Book Review: Who on Earth is the Holy Spirit?

who on earth is the holy spirit review

Following on from my recent review of Sam Allberry’s “Is God Anti-Gay?“, I recently acquired another in the helpful little series of the well-presented ‘Questions Christians Ask’ series. This book, in a fetching shade of what is best described as duck-egg blue, seeks to engage with the huge question of “Who on Earth is the Holy Spirit?”. Here, authors Tim Chester and Christopher de la Hoyde seek to answer that big question in an accessible way.

This book is evangelical, straightforward, readable, and reasonably charismatic. I’m encouraged to see a book like this come out of the Good Book Company, particularly their publishing stable, and it was a joy to read. “Who on earth is the Holy Spirit?” is a pretty short read, coming in at just under 80 pages, but packs a lot in.

For me the standout chapter was the opening one, ‘The Spirit of Life’, where Chester and de la Hoyde unpack what it means to call the Holy Spirit the one who brings life. There is a helpful and interesting panel, showing some differing evangelical views, on whether Old Testament had the Holy Spirit, and also a very balanced panel on ‘Should Christians look to recieve the Holy Spirit after their conversion?’. Here the authors offer an essentially third wave approach, wary of the language of baptism and (to my mind) helpfully noting that “that work may take place through dramatic experience or it may take place through a gradual growth“.

I was also intrigued by chapter 4, “The Spirit of Truth: What is the gift of prophecy and is it for today?”. Due to much abuse of this gift in the wider Charismatic church, and the many misunderstandings around it in most Charismatic churches (in my experience at least), where we often confuse it with words of encouragement/knowledge, or interpretation of tongues, many non-Charismatics (and those who are open but cautious) have valid questions. Chester and de la Hoyde start by helpfully explaining a Spirit-filled evangelical Doctrine of Scripture, and answer the second question from that foundation. The authors believe that “at its heart, prophecy seems to be bringing God’s word to bear in a particular situation. So it’s intimately tied to God’s word in the Bbile, but also involves applying that word to specific situations“. This is an interesting observation, and I think offers a helpful corrective to some of us, and a good challenge to those of us who claim to love expository preaching. Chester and de la Hoyde close by helpfully reminding us of the authority of Scripture written over prophecy.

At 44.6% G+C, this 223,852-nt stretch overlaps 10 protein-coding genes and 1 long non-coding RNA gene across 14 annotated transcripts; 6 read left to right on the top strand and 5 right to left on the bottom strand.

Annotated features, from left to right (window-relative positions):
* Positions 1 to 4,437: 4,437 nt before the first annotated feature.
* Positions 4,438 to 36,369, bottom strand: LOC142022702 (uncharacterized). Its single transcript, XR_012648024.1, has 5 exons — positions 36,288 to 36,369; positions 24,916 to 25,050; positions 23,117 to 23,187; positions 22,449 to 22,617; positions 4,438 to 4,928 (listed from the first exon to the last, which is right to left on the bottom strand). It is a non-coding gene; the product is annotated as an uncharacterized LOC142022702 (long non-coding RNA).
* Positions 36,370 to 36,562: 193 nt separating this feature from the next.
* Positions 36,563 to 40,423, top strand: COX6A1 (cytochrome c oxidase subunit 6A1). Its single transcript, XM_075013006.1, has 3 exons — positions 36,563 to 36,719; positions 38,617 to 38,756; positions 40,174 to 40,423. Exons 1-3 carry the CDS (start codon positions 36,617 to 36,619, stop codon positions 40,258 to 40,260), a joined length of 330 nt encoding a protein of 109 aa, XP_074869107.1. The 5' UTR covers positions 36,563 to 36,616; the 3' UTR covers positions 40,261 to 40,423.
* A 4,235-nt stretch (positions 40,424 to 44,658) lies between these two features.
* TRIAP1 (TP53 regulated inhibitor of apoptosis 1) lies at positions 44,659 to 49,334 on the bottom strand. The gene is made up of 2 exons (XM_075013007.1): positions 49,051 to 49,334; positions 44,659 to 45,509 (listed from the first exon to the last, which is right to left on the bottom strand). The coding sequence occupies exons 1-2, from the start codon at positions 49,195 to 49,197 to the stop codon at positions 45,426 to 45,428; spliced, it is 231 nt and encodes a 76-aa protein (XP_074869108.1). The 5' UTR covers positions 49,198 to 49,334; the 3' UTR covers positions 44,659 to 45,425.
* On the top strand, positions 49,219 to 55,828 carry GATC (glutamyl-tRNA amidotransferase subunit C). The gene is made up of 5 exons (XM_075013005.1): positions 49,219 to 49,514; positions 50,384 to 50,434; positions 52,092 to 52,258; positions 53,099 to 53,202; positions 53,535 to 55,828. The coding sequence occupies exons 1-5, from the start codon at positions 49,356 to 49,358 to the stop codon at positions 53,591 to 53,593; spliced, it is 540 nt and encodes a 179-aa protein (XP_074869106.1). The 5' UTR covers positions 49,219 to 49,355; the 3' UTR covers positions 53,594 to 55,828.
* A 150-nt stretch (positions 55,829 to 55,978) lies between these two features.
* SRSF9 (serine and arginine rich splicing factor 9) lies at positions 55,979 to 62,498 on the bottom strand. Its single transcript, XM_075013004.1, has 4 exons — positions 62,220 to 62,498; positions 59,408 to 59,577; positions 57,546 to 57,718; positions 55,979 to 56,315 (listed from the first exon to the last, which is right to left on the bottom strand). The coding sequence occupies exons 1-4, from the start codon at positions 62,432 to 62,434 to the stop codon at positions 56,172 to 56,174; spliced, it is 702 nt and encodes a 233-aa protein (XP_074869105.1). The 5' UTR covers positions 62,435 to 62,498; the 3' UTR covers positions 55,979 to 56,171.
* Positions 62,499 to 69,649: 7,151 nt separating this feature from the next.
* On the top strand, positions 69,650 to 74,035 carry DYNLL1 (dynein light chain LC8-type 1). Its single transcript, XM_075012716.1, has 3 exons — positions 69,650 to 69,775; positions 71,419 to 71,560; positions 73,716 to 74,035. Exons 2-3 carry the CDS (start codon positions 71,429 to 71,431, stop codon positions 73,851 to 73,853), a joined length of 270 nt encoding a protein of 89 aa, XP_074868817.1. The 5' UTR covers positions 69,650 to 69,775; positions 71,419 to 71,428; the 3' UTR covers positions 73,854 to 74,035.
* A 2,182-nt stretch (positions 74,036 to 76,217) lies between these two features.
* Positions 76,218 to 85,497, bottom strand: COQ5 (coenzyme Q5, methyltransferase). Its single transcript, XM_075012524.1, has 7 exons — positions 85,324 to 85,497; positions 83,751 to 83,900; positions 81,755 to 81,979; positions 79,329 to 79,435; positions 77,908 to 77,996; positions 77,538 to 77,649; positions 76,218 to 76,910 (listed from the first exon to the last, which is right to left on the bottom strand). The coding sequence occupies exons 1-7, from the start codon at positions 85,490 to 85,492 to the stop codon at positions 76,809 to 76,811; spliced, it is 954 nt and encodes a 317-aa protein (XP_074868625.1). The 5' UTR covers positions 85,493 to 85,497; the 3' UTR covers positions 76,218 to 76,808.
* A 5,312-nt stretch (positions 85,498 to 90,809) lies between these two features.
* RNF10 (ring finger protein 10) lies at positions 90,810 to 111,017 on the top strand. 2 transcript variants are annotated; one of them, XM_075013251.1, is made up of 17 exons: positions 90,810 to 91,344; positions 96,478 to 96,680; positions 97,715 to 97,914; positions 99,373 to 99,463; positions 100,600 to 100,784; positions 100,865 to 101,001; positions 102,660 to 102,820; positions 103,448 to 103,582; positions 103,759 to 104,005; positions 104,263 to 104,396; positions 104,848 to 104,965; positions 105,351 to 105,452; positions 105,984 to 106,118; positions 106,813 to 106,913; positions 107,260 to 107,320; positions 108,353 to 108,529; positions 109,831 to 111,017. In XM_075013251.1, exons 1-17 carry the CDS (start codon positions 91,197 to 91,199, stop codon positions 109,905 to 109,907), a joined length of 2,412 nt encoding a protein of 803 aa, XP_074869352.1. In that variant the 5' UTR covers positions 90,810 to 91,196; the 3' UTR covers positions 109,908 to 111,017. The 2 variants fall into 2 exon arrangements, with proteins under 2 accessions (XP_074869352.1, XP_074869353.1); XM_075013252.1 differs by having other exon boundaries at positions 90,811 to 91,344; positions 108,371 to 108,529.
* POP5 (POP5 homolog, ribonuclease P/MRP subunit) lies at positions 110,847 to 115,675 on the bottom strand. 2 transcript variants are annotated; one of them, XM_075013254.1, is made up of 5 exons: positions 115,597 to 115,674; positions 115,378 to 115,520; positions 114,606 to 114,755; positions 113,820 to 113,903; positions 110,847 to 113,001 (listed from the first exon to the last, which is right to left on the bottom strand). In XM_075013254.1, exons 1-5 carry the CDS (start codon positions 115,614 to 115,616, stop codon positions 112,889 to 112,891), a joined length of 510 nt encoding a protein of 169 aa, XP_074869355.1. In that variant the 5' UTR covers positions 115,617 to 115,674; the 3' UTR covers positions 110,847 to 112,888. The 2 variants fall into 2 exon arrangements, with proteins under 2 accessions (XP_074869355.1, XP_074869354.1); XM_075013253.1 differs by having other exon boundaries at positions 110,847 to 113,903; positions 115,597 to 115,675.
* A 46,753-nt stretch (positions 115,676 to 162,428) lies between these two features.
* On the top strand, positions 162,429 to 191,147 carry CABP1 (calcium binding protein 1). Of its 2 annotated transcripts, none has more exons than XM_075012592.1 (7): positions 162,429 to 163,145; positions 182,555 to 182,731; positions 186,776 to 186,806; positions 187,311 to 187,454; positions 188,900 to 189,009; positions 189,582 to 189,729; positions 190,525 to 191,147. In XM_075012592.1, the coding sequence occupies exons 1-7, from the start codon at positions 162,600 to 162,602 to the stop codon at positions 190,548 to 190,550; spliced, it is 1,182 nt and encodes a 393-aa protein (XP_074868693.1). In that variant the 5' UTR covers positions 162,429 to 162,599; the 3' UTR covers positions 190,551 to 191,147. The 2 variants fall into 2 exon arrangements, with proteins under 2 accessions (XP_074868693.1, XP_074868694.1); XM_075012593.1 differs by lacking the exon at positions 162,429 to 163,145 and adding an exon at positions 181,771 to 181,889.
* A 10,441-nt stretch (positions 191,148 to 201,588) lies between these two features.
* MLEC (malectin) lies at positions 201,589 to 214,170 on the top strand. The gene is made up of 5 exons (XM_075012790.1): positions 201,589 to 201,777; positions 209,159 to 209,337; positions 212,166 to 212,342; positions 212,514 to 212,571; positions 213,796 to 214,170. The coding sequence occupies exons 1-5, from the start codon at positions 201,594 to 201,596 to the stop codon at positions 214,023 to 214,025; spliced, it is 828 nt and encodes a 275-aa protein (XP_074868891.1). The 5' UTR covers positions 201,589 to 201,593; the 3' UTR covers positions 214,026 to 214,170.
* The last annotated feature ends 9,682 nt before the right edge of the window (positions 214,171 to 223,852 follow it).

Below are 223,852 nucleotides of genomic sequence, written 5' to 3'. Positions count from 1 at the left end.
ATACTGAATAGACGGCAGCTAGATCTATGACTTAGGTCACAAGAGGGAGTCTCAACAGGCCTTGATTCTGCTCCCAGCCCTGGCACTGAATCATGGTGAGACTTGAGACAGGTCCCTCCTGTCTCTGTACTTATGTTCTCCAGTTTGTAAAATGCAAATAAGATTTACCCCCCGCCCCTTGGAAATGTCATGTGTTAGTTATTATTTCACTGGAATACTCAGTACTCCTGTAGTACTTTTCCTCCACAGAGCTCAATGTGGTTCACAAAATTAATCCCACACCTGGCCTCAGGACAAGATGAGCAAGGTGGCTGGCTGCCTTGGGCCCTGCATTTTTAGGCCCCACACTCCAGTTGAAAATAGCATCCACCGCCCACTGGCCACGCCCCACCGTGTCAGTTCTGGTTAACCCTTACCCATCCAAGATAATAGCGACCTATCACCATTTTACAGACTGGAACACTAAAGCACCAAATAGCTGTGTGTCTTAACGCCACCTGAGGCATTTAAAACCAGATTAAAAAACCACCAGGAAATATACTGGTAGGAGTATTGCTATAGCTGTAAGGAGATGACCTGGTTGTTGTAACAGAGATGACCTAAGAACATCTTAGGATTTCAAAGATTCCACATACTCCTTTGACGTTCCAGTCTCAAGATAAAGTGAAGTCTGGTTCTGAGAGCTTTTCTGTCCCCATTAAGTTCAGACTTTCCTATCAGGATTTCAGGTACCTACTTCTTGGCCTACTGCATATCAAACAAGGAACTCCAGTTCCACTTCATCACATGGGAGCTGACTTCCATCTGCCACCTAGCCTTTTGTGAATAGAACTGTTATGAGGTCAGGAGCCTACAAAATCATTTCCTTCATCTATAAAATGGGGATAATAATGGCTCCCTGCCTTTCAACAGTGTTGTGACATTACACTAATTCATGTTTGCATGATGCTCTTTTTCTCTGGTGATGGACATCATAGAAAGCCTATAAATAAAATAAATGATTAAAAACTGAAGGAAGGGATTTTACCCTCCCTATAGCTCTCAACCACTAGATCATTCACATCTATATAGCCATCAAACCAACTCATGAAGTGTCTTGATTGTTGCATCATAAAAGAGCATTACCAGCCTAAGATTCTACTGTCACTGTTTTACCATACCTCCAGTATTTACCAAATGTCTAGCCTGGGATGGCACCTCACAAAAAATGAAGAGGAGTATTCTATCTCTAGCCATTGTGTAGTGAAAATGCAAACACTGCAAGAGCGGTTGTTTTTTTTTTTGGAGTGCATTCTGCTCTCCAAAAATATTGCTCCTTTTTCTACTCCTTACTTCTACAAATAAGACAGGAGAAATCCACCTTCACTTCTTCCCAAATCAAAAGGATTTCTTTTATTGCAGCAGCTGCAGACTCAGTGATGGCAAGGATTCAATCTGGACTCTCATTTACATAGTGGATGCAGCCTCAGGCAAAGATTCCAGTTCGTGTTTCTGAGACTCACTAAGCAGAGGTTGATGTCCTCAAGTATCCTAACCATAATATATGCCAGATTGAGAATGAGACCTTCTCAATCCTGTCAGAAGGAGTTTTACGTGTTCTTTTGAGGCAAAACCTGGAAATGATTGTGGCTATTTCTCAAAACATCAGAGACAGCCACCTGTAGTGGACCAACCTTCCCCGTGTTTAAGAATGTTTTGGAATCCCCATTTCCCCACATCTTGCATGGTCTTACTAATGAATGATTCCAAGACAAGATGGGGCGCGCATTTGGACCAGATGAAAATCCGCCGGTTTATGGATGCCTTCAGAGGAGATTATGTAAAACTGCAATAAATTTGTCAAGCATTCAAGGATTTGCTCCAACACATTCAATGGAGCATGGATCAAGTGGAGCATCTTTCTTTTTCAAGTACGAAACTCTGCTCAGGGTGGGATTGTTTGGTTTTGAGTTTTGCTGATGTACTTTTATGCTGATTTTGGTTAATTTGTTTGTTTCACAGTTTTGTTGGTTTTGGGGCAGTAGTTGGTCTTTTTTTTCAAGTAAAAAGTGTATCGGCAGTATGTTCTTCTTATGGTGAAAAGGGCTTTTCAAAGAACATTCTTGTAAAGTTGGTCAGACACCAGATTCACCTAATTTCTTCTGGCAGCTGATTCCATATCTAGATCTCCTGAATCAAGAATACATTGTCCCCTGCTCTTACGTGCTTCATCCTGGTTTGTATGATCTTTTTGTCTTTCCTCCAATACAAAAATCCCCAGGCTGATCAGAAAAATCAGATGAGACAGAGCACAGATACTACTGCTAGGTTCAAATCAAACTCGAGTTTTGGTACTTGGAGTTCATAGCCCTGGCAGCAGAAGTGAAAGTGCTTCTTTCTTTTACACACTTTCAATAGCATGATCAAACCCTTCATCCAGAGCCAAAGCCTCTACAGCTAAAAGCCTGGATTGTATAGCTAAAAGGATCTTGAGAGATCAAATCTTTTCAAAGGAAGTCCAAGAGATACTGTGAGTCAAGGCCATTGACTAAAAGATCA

I found this a helpful and useful little book. I can imagine giving it to people of a wide variety of backgrounds in order to inform and aid their thinking. I think cessationist church leaders would do well to consider reading it in order to understand some of their wider family, whilst those in Charismatic churches would benefit from a friendly nudge towards scripture. I was reminded throughout of Simon Ponsonby’s excellent ‘MORE: How you can have more of the Spirit even though you already have everything in Christ’, and that would be the ‘next level’ book on this topic. Overall, though, Chester and de la Hoyde have written a helpful and reasonable contribution to the ‘Questions Christians Ask’ series, and a very useful little book on the Holy Spirit.

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